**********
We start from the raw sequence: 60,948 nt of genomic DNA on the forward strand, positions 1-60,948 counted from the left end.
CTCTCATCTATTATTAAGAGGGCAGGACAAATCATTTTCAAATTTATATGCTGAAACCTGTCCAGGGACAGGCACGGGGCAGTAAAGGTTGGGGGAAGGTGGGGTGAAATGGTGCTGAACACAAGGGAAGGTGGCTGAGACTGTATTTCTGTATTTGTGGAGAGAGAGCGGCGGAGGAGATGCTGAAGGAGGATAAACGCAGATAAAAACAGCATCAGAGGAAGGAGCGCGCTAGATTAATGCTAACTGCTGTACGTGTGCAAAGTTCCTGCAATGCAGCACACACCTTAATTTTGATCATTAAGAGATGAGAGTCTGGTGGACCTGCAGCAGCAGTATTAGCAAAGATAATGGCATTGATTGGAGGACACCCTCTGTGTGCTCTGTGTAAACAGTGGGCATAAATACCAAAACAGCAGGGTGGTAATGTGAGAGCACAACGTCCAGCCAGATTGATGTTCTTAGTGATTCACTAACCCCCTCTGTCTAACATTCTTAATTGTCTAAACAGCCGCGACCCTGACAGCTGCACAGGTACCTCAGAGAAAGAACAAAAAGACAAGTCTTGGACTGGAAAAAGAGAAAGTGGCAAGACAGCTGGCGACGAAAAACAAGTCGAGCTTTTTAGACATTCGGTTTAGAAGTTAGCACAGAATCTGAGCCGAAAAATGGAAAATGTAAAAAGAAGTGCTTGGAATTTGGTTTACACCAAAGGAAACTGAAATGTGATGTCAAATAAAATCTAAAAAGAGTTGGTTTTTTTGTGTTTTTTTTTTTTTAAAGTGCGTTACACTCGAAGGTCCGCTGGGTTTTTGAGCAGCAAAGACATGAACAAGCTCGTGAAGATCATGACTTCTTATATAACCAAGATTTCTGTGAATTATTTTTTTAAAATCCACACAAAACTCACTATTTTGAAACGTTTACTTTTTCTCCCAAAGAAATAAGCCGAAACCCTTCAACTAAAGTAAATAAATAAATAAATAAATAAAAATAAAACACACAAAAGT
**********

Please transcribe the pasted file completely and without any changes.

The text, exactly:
We start from the raw sequence: 60,948 nt of genomic DNA on the forward strand, positions 1-60,948 counted from the left end.
CTCTCATCTATTATTAAGAGGGCAGGACAAATCATTTTCAAATTTATATGCTGAAACCTGTCCAGGGACAGGCACGGGGCAGTAAAGGTTGGGGGAAGGTGGGGTGAAATGGTGCTGAACACAAGGGAAGGTGGCTGAGACTGTATTTCTGTATTTGTGGAGAGAGAGCGGCGGAGGAGATGCTGAAGGAGGATAAACGCAGATAAAAACAGCATCAGAGGAAGGAGCGCGCTAGATTAATGCTAACTGCTGTACGTGTGCAAAGTTCCTGCAATGCAGCACACACCTTAATTTTGATCATTAAGAGATGAGAGTCTGGTGGACCTGCAGCAGCAGTATTAGCAAAGATAATGGCATTGATTGGAGGACACCCTCTGTGTGCTCTGTGTAAACAGTGGGCATAAATACCAAAACAGCAGGGTGGTAATGTGAGAGCACAACGTCCAGCCAGATTGATGTTCTTAGTGATTCACTAACCCCCTCTGTCTAACATTCTTAATTGTCTAAACAGCCGCGACCCTGACAGCTGCACAGGTACCTCAGAGAAAGAACAAAAAGACAAGTCTTGGACTGGAAAAAGAGAAAGTGGCAAGACAGCTGGCGACGAAAAACAAGTCGAGCTTTTTAGACATTCGGTTTAGAAGTTAGCACAGAATCTGAGCCGAAAAATGGAAAATGTAAAAAGAAGTGCTTGGAATTTGGTTTACACCAAAGGAAACTGAAATGTGATGTCAAATAAAATCTAAAAAGAGTTGGTTTTTTTGTGTTTTTTTTTTTTTAAAGTGCGTTACACTCGAAGGTCCGCTGGGTTTTTGAGCAGCAAAGACATGAACAAGCTCGTGAAGATCATGACTTCTTATATAACCAAGATTTCTGTGAATTATTTTTTTAAAATCCACACAAAACTCACTATTTTGAAACGTTTACTTTTTCTCCCAAAGAAATAAGCCGAAACCCTTCAACTAAAGTAAATAAATAAATAAATAAATAAAAATAAAACACACAAAAGT